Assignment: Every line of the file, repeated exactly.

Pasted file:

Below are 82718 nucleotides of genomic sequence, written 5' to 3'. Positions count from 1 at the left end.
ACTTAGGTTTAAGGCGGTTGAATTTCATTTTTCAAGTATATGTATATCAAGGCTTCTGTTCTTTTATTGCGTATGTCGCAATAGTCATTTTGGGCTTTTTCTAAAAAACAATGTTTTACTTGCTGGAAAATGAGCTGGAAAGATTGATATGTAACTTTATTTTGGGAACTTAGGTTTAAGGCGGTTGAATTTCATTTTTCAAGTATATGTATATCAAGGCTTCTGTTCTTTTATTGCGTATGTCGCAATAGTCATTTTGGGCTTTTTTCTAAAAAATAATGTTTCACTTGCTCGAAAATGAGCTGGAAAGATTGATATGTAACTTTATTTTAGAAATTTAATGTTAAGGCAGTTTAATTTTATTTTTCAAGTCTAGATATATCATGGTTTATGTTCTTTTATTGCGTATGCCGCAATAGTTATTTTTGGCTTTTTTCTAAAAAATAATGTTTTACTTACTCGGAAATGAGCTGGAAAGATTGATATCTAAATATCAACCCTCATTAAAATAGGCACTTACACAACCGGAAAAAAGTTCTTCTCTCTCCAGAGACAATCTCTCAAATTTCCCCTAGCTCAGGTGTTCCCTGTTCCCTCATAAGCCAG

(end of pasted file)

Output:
Below are 82718 nucleotides of genomic sequence, written 5' to 3'. Positions count from 1 at the left end.
ACTTAGGTTTAAGGCGGTTGAATTTCATTTTTCAAGTATATGTATATCAAGGCTTCTGTTCTTTTATTGCGTATGTCGCAATAGTCATTTTGGGCTTTTTCTAAAAAACAATGTTTTACTTGCTGGAAAATGAGCTGGAAAGATTGATATGTAACTTTATTTTGGGAACTTAGGTTTAAGGCGGTTGAATTTCATTTTTCAAGTATATGTATATCAAGGCTTCTGTTCTTTTATTGCGTATGTCGCAATAGTCATTTTGGGCTTTTTTCTAAAAAATAATGTTTCACTTGCTCGAAAATGAGCTGGAAAGATTGATATGTAACTTTATTTTAGAAATTTAATGTTAAGGCAGTTTAATTTTATTTTTCAAGTCTAGATATATCATGGTTTATGTTCTTTTATTGCGTATGCCGCAATAGTTATTTTTGGCTTTTTTCTAAAAAATAATGTTTTACTTACTCGGAAATGAGCTGGAAAGATTGATATCTAAATATCAACCCTCATTAAAATAGGCACTTACACAACCGGAAAAAAGTTCTTCTCTCTCCAGAGACAATCTCTCAAATTTCCCCTAGCTCAGGTGTTCCCTGTTCCCTCATAAGCCAG